Majikthise

Mom Lets Cops Taze 10 Year-Old Daughter Who Refused to Take a Shower

This story should put the annoying "bad mommy" confessional genre out of its misery. Nothing can top this. Bad mommies have officially jumped the shark:

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Tea Bagger Bus Company Sued Over Fire That Killed 23

One of the featured corporate sponsors of the Tea Party Express had to pay millions of dollars to settle lawsuits for its role in a bus fire that killed 23 seniors fleeing Hurricane Rita in 2005.

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Does the Surgeon General Need to Be a Scrawny Supermodel?

Did anyone ever suggest that C. Everett Koop was too portly to be Surgeon General?

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Jeffrey Goldberg Defends Israeli Actions by Smearing Human Rights Watch

Jeffrey Goldberg of the Atlantic is accusing Human Rights Watch of "fundraising corruption" for allowing some of its officers to discuss the group's work in Gaza at a fundraiser in Saudi Arabia. The corruption charge is specious. Assuming Goldberg believes what he's saying, he got punk'd by an Israel-based group called NGO Monitor with ties to the Israeli government. The whole pseudo-controversy seems calculated to distract from HRW's latest revelations about Israel's use of white phosphorus in Gaza. 

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More Details on Bush Admin Iraq Forgery Allegations


Louis Bayard details Ron Suskind's claim that George Tenet ordered CIA officials Rob Richer and John Maguire to forge a letter from Iraqi security chief Habbush to Saddam Hussein.



The letter was a fictional smoking gun tying Iraq to 9/11.



It's generally accepted that the Habbush letter is a forgery.



The question remains, who forged it? Juan Cole suspects that Habbush forged the letter himself and that the CIA "authenticated" it in bad faith through its asset Ayad Allawi--whom journalist Con Coughlin contacted to vouchsafe the letter's authenticity after it was leaked to him.



What's novel and remarkable is that Suskind got Richer and Maguire to claim on the record that George Tenet ordered them to forge it.



Suskind believes the White House ordered the forgery in response to Joe Wilson's 2003 op-ed debunking many of the administration's lies about Saddam Hussein's alleged attempts to obtain uranium from Niger.

McCain Thinks Energy Crisis is a Laughing Matter

The Republicans have been handing out tire gages with Obama's name on them. This is meant as a joke because Obama pointed out that the U.S. stands to save more energy from keeping the nation's tires properly inflated than it would from offshore drilling.

The tire gauges are supposed to be a joke. I don't get it. Usually, I can reverse engineer jokes even if they don't make me laugh. This one leaves me at a loss. What's funny about an attractive useful gadget that associates your opponent with his own message?

I can see why the Obama campaign would give out tire gage pumps to donors. That would be making fun of John McCain and the emptiness of his offshore drilling promises.

I can imagine the creative brief. Suggested tagline: McCain's plan falls flat. So, remember to check your tires with this Obama tire gage.

Frank Jones at TIME Magazine thought McCain's wisecrack was funny:

War Profiteer KBR Responsible for Killing at Least 16 Troops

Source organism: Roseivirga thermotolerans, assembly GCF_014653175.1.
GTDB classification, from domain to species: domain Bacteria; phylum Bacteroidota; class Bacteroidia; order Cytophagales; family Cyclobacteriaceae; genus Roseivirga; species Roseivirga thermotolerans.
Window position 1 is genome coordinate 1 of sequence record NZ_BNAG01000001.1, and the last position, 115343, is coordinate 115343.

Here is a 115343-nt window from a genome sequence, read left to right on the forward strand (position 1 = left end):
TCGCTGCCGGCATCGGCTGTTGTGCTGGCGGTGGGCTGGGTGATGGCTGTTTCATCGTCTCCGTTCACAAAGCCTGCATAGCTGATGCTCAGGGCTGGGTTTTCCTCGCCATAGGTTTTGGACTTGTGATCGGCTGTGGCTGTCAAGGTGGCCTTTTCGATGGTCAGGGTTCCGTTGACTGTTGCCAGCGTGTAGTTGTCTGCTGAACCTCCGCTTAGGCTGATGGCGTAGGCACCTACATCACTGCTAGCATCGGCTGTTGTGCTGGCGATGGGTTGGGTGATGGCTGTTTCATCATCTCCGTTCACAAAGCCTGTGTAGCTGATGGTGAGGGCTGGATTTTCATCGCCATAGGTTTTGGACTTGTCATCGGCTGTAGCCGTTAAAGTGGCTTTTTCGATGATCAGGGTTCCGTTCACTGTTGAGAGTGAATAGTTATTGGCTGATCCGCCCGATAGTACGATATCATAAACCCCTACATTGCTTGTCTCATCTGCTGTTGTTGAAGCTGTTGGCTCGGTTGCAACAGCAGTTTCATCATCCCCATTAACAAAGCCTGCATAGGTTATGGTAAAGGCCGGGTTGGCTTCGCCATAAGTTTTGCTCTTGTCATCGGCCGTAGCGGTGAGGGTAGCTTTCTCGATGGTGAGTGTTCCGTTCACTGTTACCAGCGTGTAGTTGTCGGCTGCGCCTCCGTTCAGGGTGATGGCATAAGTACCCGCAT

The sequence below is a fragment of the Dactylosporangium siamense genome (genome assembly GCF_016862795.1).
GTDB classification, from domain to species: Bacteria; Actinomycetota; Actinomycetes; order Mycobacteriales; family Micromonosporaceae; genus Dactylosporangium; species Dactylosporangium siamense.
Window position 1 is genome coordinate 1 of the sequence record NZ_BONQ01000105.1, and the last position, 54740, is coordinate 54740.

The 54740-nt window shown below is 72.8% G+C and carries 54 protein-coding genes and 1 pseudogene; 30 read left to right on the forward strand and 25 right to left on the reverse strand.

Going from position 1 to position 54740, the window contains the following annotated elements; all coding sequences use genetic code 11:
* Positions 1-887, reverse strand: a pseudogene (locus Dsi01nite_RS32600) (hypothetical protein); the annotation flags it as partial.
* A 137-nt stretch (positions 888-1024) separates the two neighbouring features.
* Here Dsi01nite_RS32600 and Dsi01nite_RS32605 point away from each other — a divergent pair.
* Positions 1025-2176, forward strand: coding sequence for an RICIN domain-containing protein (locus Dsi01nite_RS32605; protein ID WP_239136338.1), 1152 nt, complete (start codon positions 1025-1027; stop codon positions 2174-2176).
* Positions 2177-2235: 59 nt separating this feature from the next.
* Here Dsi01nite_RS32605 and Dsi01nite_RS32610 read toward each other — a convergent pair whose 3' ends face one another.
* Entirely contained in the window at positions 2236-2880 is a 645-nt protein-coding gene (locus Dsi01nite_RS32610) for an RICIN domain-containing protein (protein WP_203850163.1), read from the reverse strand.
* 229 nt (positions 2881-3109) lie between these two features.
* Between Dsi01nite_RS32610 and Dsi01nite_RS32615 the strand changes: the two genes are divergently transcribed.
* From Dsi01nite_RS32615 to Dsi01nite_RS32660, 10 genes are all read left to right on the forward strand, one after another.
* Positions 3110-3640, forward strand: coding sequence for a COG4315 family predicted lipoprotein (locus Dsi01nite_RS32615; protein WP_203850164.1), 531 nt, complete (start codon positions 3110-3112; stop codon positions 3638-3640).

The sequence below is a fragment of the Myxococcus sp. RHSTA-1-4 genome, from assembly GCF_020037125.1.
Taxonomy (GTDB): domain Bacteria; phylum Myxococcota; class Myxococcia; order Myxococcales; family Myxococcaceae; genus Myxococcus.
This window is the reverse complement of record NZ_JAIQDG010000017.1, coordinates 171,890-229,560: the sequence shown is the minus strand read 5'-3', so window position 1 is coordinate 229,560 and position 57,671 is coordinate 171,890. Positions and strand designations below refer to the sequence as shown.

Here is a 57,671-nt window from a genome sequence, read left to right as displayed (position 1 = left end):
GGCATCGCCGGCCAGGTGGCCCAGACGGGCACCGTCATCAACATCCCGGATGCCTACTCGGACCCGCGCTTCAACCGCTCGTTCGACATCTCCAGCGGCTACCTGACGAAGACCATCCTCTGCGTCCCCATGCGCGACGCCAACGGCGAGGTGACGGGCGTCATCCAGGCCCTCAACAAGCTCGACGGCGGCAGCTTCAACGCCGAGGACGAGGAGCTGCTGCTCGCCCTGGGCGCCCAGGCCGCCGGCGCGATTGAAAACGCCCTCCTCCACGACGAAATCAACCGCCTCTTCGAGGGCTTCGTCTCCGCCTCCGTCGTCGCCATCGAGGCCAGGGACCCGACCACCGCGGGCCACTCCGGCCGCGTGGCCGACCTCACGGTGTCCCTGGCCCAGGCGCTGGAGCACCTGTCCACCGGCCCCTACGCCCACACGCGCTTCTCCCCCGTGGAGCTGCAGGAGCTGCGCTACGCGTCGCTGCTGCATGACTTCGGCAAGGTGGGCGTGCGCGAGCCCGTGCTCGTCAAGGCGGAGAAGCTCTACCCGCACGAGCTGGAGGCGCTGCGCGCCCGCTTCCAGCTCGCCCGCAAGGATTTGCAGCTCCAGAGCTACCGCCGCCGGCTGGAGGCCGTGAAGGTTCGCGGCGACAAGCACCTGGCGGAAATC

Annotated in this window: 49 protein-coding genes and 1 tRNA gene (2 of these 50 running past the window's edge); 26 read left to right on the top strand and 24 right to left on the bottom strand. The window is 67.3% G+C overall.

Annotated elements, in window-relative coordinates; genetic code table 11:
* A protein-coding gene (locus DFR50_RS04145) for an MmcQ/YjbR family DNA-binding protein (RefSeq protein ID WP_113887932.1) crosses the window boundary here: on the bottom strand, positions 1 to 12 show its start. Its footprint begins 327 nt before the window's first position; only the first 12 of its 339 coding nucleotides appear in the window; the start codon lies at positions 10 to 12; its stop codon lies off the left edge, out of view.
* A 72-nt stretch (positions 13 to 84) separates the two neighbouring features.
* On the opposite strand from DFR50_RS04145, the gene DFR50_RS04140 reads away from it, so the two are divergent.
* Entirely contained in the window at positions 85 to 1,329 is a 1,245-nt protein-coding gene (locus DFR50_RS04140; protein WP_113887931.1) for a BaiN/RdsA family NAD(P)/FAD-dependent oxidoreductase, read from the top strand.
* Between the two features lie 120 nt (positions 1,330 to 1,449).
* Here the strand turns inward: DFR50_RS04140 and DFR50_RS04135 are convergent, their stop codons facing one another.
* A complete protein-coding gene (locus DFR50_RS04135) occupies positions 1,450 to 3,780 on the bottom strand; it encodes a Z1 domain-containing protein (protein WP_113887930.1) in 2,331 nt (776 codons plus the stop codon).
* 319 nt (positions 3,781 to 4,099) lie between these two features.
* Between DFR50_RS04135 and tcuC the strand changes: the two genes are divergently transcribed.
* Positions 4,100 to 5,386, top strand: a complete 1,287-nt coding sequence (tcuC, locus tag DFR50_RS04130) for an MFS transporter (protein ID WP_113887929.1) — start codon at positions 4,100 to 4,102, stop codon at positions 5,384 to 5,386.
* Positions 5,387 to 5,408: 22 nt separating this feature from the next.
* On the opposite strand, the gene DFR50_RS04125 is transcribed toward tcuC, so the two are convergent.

A congressional report released yesterday blames faulty electrical work by contractor KBR for the deaths of at least 16 American troops in Iraq:

The denials leave an accountability problem that may ultimately lead to the Pentagon officials in charge of overseeing KBR.

"Who is to blame for this?" Rep. Tom Davis (R-Va.), the ranking Republican on the committee, asked Bruni. "Was it the army? Was it the soldier responsible for taking the shower?"
"The responsibility lies with the army," Bruni said after initially dodging the question.
The army, meanwhile, remains uncertain how many soldiers have actually been electrocuted.
Gen. David Petraeus, commander of the multinational force in Iraq, said last month that 13 soldiers had been electrocuted. Last week the Pentagon said the number was 16. Now the oversight committee says it has documents indicating 19 deaths.
At the hearing, Jeffrey Parsons, executive director of the Army Contracting Command, said that the Pentagon is still in the process of investigating the electrocutions. Parsons also noted that Pentagon auditors lack "sufficient skill sets or expertise to perform adequate oversight of electrical work being performed by KBR." [Washington Independent]

KBR, a subsidiary of Halliburton until last year, recently won yet another contract for Iraq reconstruction.

Lobbying Firm Brags About Smoothing Way for a Stolen Election

The Sunday Times caught politically-connected lobbyist Stephen Payne on tape suggesting that a $250,000 donation George W. Bush presidential library could help secure access to senior administration officials.

Perhaps even more incredible is the Worldwide Strategic Partners brochure that ran with the expose. [Download payne.pdf]

Here's what WSP claims to have done for Azerbaijan, verbatim, from the last page of the brochure, emphases added:

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Fake Federal Agent Fought Own Private Drug War


A mystery man came to Gerald, Missouri. Said he was sent from Washington, DC to fight our town's meth plague. Wouldn't take any money.  "Sargent Bill" said he didn't need a warrant to search people's houses because he worked for the federal government. Pretty soon, Sargent Bill was busting people left and right. It seemed almost too good to be true. Maybe we shoulda known:

GERALD, Mo. — Like so many rural communities in the country’s middle, this tiny town had wrestled for years with the woes of methamphetamine. Then, several months ago, a federal agent showed up.

Busts began. Houses were ransacked. People, in handcuffs on their front lawns, named names. To some, like Mayor Otis Schulte, who considers the county around Gerald, population 1,171, “a meth capital of the United States,” the drug scourge seemed to be fading at last.